INSTRUMENTATION AND CONTROL TUTORIAL 1 – BASIC ENGINEERING SCIENCE This tutorial provides minimal engineering science necessary to complete
the rest of the tutorials. Greater depth of the individual topics can be found on the web site. It is useful to anyone studying measurement systems and instrumentation but it is provided mainly in support of the EC module D227 – Control System Engineering. This tutorial is very basic. On completion of this tutorial, you should be able to explain and use the following basic relationships used in mechanical and electrical engineering science. • Basic units. • Displacement, velocity and acceleration. • Newton’s Second Law of Motion. • Springs. • Pressure and flow. • Resistance, current, capacitance and inductance. • Stress and strain. • Resistivity and temperature coefficient of resistance.
FUNDAMENTAL MECHANICAL LAWS
2.J.4. v = dx/dt for instantaneous velocity. Linear Force = Mass x acceleration F = M dv/dt F = M d2x/dt2 2. Inertia (or mass) is that property of a body which opposes changes to its motion. All other quantities used are multiples of these
Also used in phys ics is luminous intensity units. These are mass length time current temperature kilogramme (kg) metre (m) seconds (s) Ampere (A) Kelvin (K) Candela (Cd).1.3. ω = dθ/dt for varying conditions. NEWTON'S 2nd LAW OF MOTION This concerns the force required to overcome the inertia of a body.1.2
ACCELERATION Acceleration = rate of change of velocity (m/s2).
2. VELOCITY Linear Velocity = rate of change of distance (m/s) v = distance moved/time taken for constant velocity or x/t. Angular velocity = rate of change of angle (rad/s) ω = angle turned/time taken for constant velocity or θ/t. 2. SPRING Linear Force = constant x change in length (N) F = kx Torque = Constant x angle (N m) T=kθ Angular Torque = Moment of inertia x angular acceleratio n T = I d ω/dt T = I d2 θ/dt2
There are only 5 basic units used in engineering.Dunn
. a = dv/dt = d2 x/dt2 Angular acceleration = rate of change of velocity (rad/s2) α = dω/dt = d2 θ/dt2
(12. Calculate the angular velocity.0157 m3 /s) 6. (1. Calculate the moment of inertia. Calculate the flow rate in m3 /s.2 3.1 H) 7. Inductance (L Henries) is that property of a component that resists changes to the flow of current.Dunn
.3 FUNDAMENTAL ELECTRICAL LAWS CURRENT RESISTANCE INDUCTANCE i = dq/dt (Coulomb/s or Amperes) V=IR (Ohm's Law)
This law is equivalent to the 2nd. Capacitance (C Farads) is the property of a component which enables it to store electric charge.67 N/mm) 2.1 3. A flywheel turns 120 radians in 3 seconds at a constant rate. The current in an inductive coil changes at 30 A/s and the back emf is 3 V. Calculate the pressure in Pascals. Calculate the force used to do it.J.3 µF) 8. A capacitor has a charge of 2 Coulombs at 24 V stored on it.5. A spring is compressed 30 mm by a force of 50 N. Calculate the spring constant. (40 rad/s)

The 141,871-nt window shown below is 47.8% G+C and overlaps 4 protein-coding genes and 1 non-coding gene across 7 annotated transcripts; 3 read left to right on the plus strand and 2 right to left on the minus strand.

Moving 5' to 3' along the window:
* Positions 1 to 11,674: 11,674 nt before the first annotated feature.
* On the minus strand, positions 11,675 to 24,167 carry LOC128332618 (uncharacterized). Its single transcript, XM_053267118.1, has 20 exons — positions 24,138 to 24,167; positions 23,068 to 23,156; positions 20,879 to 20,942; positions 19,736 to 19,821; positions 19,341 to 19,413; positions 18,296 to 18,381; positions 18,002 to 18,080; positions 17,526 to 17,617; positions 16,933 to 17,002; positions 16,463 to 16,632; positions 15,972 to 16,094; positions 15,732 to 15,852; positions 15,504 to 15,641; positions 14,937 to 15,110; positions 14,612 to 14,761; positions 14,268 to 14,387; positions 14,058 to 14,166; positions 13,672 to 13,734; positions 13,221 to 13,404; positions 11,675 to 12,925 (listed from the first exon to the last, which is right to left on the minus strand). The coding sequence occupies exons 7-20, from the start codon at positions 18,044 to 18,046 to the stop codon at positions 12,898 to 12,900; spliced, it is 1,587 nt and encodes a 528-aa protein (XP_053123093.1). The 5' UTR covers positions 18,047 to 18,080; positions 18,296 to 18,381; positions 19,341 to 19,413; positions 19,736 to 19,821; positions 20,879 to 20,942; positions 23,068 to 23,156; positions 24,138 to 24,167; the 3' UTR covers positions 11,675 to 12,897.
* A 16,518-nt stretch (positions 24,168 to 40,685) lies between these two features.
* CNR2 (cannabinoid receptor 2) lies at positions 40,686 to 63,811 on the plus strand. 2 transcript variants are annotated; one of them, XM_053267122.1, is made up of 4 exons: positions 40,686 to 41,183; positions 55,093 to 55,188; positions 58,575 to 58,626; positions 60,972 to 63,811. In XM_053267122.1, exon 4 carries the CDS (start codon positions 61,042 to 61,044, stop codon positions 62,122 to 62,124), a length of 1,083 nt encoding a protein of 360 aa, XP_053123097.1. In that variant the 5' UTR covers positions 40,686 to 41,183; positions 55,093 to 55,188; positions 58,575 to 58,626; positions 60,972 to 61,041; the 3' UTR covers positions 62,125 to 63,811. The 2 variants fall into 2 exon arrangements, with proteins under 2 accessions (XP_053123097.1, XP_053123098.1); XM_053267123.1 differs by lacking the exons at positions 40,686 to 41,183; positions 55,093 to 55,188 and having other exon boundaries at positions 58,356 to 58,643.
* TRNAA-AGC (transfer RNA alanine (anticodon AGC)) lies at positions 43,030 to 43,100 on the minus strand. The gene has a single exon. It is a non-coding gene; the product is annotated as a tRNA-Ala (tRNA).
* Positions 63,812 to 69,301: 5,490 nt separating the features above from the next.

© D. (120 N) 3.1 1. (2. A force of 5000 N acts on an area of 400 mm2. Calculate the capacitance in µF. PRESSURE Pressure = Force per unit area (N/m2) p = F/A 1 Pascal = 1 N/m2 1 bar = 10 5 Pa 2. 3. (83. The emf (E) produced is E = L di/dt E = L d2q/dt2 3. FLOW RATE IN PIPES Flow rate = Cross sectional area x mean velocity Q = A dx/dt 3. A mass of 30 kg is accelerated at a rate of 4 m/s2. CAPACITANCE This law is equivalent to the spring law. A flywheel is accelerated at a rate of 4 rad/s2 by a torque of 10 Nm.5 kg m2 ) 4. (0. (0.4. Q = C V (Coulombs)
SELF ASSESSMENT EXERCISE No. law of motion.6. Calculate the inductance in H. A pipe 100 mm diameter carries oil at a mean velocity of 2 m/s.2.5 MPa) 5.
This means that if they are deformed in any way. 4. Since 1 Pa is a small unit kPa . The direct strain produced is ε (epsilon) defined as ε =∆L/L The units of change in length and original length must be the same and the strain has no units. then the force and stress is compressive and negative.
Figure 1 Strains are normally very small so often to indicate a strain of 10-6 we use the name micro strain and write it as µε .Dunn
4. For example we would write a strain of 7 x 10-6 as 7 µε .1. where F is the force normal to the area in Newtons A is the area in m2 and σ (sigma) is the direct stress in N/m2 or Pascals.
© D.2.J. the resulting direct stress is the force per unit area and is given as σ = F/A.
STRESS AND STRAIN